3 Things Beginning Producers Overdo
Moderation is synonymous with maturity and mastery of a craft. When we first have all the tools we need at our disposal, most of us overuse them. Let’s go over the 3 most common things that get overdone by beginning EDM producers, and share a few guidelines on how to break out of this over-reliance on them.
DOES THIS MAKE ME SOUND FAT?
Bass is a lot like bacon. It lends energy to your mix and makes it feel full, but too much of a good thing will cause it to sound bloated. It’s not a secret that Electronic music fans and producers have a special place in their heart for bass, so we of all people have to put in extra care not to overload our mix with it. The first step to recovery is admitting that you have problem, so know yourself and your own biases. If you’re the kind of person who often uses too much bass, learn to compensate accordingly by turning that low-end knob just a little more than your first instinct says.
Besides simply gritting your teeth and turning down the fader, you can utilize your equalizer to better control the low-end and keep it from hijacking too much headroom. Roll off your bass starting somewhere between 30 and 60 Hz, as many sound systems used by your listeners will hardly touch these frequencies. High quality systems that will use these low sounds can use their own equalizers to bring them back up if so desired by the listener. Also, put some thought into how your bass is interacting with your main other low-frequency sound, the kick drum. If your mix still needs to lose some weight, consider changing the arrangement, using your equalizer, or a side-chain compressor to separate the kick from the bass line in the overall mix.
WIPE OFF THAT MAKE-UP GAIN, YOUNG LADY
If you’ve spent any notable amount of time looking up articles on sound engineering, you’ve likely already been told that you’re using way too much compression and you should be ashamed of yourself. You’re probably sick and tired from reading countless rants about “the loudness war” and how overuse of compression has destroyed the music industry forever. There is some truth to this, but we won’t go into the politics of the music business in this article. Let’s focus on two other things, the fact that everyone agrees that too much compressing is bad, even if they don’t agree on what “too much” is, and how to break a bad habit.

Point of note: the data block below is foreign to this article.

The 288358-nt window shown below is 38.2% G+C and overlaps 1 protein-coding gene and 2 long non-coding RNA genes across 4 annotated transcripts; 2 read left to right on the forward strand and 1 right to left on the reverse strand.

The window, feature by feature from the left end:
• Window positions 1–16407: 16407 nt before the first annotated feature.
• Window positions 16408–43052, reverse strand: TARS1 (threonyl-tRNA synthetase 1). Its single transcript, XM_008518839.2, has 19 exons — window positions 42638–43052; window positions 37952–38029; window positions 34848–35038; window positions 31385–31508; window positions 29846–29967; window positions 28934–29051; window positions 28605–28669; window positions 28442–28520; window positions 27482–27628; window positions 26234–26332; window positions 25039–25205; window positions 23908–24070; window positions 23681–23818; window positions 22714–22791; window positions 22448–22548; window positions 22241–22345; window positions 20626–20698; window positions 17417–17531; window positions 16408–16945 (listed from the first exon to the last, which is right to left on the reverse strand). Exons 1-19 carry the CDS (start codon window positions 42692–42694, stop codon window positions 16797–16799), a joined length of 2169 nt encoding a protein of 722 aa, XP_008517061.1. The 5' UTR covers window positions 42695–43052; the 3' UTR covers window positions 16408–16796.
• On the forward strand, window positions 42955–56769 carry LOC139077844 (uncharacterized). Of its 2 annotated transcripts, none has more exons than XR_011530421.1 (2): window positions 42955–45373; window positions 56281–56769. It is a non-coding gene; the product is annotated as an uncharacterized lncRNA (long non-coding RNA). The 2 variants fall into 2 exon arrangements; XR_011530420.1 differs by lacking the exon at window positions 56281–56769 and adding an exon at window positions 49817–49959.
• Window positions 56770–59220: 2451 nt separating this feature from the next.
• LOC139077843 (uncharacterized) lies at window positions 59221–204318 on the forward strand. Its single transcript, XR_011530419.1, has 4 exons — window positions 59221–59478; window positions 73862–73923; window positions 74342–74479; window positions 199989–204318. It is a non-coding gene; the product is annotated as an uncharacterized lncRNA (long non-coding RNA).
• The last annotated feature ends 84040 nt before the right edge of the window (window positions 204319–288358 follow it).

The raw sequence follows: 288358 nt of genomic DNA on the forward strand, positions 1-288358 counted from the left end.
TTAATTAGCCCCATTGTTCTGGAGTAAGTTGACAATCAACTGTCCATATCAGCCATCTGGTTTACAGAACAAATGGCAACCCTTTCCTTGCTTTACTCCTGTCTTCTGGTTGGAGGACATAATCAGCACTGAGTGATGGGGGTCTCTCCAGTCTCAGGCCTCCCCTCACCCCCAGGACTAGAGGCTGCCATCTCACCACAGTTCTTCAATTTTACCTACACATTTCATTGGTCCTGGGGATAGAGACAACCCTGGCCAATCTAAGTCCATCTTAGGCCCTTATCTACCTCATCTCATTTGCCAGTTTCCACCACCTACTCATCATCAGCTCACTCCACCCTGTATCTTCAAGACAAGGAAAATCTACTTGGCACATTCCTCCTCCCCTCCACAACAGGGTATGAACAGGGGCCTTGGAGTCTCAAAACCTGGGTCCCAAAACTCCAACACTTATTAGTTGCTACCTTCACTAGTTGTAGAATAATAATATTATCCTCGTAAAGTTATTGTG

A popular mixing challenge has popped up on more than a few forums on producing, and it’s proven itself to be an effective habit breaker. To kick your addiction to compressors, the challenge is simply to go cold turkey. Take a few weeks (or even months) to practice mixing without touching your compressor or limiter. Doing this forces you to re-evaluate the advantages and disadvantages of compressing. It goes against the grain a bit, since the way to master any other tool is to practice with it, not abandon it. Have confidence that a trial separation with this particular plug-in will teach you more about when it’s necessary and when it’s not.
LOVE IS A ‘VERB
For most of us, the very first time we got our hands on a reverb plug-in, we did little more than play with it. We delighted ourselves with simulating massive church sanctuaries and bathroom stalls. Eventually we learn to moderate ourselves, but if an overuse of this effect is still bogging down your mixes, try this advice: Your listeners don’t need to hear that you used an effect to help flesh out a track, and there’s no reason to fixate on making that effect perceivable. With a few exceptions, treat your reverb like a stage hand at a massive live show, meaning absolutely essential, but completely unnoticed by most of the audience.
If you think you have found the right balance for your reverb, try bypassing the plug-in to check the contrast between the affected and unaffected signals. A strong difference means you probably have the signal too wet, and should dial it back. Also, unless the mix calls for a heavy cathedral sound, raise your low-cut setting to remove boomy, muddy reverberations. If you’re finding your reverb is still too noticeable, consider switching to a short delay effect instead.